We’ve had a good dose of winter this year and I’ve started to notice people sighing as they zip up their winter coats and pull on their mittens.
We all know that spring is just around the corner but after a lengthy spell of snow, ice and bracing winds the question is, “When will winter be over?”
Many locals have enjoyed a winter of outdoor activities such as skiing, skating or snowshoeing.
Others used the long winter evenings to catch up on indoor projects like quilting or woodworking.
Some of us just hibernate, and wait.
As a child, I clearly remember that first springish day each year when windows were flung open to allow that chilly, violet-laden breeze to waft through the stuffy rooms.
I always knew spring had officially arrived, coming home from school to find the clothesline strung with freshly washed comforters, drapes and blankets.
My mom delighted in tucking away the winter things around the house, pulling out brightly patterned summer bedspreads, curtains and throw rugs.
It was her way of making the shift from one season to the next and it gave all of us hope for the summer to come.
Along with Mom’s busyness, Dad would begin turning over the garden and I would usually be outside with him, much preferring to get my hands dirty than to be stuck doing the laundry.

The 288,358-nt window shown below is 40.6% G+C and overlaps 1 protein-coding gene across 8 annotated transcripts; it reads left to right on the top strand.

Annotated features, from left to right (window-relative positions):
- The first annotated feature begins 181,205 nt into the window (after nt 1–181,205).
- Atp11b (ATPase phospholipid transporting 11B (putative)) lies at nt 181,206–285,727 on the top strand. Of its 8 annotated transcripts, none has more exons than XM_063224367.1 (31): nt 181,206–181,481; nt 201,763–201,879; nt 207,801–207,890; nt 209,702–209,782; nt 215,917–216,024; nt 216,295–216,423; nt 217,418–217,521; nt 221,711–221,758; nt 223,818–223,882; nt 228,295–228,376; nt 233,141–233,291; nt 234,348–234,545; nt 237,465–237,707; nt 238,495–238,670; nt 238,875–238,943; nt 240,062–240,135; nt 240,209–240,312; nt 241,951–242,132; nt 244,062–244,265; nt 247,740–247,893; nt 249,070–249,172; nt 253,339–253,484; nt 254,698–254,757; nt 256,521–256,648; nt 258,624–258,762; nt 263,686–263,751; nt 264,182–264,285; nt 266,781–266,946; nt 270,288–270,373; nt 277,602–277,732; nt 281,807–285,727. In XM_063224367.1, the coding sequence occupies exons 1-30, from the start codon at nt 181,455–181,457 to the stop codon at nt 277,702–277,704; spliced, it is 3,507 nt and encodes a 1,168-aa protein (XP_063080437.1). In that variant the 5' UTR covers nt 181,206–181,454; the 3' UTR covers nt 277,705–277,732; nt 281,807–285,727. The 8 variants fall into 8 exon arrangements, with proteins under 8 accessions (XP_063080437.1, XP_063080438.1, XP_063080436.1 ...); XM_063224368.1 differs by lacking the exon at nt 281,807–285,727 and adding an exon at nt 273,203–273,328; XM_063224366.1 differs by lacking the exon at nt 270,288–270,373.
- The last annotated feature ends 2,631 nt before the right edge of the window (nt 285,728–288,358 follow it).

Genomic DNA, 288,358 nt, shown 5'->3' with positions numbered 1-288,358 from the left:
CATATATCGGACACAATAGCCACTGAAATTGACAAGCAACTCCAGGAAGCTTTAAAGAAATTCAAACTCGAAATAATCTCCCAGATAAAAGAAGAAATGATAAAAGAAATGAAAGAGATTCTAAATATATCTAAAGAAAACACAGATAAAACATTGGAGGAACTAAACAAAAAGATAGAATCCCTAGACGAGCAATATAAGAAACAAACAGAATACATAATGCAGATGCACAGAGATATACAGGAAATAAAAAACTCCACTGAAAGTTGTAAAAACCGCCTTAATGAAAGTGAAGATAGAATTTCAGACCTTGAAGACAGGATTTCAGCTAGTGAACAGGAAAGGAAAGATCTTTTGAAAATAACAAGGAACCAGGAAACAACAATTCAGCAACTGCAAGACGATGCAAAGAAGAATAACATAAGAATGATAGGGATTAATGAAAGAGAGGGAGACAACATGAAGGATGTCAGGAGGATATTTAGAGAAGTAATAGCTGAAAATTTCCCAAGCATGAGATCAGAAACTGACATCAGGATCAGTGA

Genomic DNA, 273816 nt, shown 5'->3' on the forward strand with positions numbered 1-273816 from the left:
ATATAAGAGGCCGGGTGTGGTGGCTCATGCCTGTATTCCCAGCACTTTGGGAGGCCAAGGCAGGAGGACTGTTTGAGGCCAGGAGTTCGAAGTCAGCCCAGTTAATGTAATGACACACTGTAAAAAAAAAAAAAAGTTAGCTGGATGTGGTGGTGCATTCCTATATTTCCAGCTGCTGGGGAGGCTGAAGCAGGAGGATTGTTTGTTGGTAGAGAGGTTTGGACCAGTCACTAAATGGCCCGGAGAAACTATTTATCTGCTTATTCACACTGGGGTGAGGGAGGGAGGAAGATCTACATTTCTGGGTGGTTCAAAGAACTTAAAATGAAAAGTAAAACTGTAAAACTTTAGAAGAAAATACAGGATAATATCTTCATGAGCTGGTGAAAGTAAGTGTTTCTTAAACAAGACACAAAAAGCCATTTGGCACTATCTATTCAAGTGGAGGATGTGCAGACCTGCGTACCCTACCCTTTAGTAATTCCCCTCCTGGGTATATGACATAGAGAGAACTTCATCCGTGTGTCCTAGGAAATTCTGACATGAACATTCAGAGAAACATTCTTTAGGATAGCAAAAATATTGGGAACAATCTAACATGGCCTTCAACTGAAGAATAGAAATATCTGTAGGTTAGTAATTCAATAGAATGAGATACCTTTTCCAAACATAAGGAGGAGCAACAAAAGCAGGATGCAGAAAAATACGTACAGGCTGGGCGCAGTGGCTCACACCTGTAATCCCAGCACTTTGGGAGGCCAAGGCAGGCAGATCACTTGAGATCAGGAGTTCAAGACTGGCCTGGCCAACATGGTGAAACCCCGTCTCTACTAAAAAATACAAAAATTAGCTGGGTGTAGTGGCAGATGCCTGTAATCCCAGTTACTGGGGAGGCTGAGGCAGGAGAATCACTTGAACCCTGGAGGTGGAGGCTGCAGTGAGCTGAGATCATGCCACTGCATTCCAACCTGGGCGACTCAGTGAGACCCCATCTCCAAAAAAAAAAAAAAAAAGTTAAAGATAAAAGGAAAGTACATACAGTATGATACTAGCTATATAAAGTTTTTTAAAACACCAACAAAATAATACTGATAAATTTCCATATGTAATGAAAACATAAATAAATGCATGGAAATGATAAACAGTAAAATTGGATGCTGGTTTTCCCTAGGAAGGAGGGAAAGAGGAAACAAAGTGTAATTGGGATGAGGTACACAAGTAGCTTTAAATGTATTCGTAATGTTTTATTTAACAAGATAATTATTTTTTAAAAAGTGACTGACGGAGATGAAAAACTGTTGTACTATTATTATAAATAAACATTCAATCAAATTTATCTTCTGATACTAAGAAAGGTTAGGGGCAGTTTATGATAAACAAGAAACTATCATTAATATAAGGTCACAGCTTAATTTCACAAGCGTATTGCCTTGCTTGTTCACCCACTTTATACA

I remember how Dad and I would delight in stripping our sweaters off on that first day of lovely, bone-warming sunshine. (a rare occurrence at the rainy coast.)
From Felicia Hemans’ 1823 poem, The Voice of Spring, heralding the approach of the season,
“I come, I come! Ye have called me long;
I come o’er the mountains, with light and song.
Ye may trace my step o’er the waking earth
By the winds which tell of the violet’s birth’
By the primrose stars in the shadowy grass,
By the green leaves opening as I pass. “
At this time of the year, it seems like we can almost feel spring as it creeps and crawls towards us.
The winter wind softens and rather than prompting us to button up our coats it entices us outside, towards the garden.
The shift is subtle but watch quietly, you’ll feel it.
If you don’t sense spring’s imminent arrival, pop down to the library and take a look at “Spring, an anthology for the changing seasons,” or for little people who need to know how it all happens, “Spring,” by Stephanie Hedlund and for some fun spring activities, “Fun and Festive Spring Crafts,” by Randel McGee.
If you’re ready to get planting, take in Seedy Saturday, March 23 at the Summerland Alliance Church. Don’t forget your library card.
Caroline McKay will be at the seed exchange table, accepting seed returns for the Library Seed Catalogue and will have some fabulous new books on hand.
Sue Kline is the Community Librarian at the Summerland Branch of the Okanagan Regional Library.
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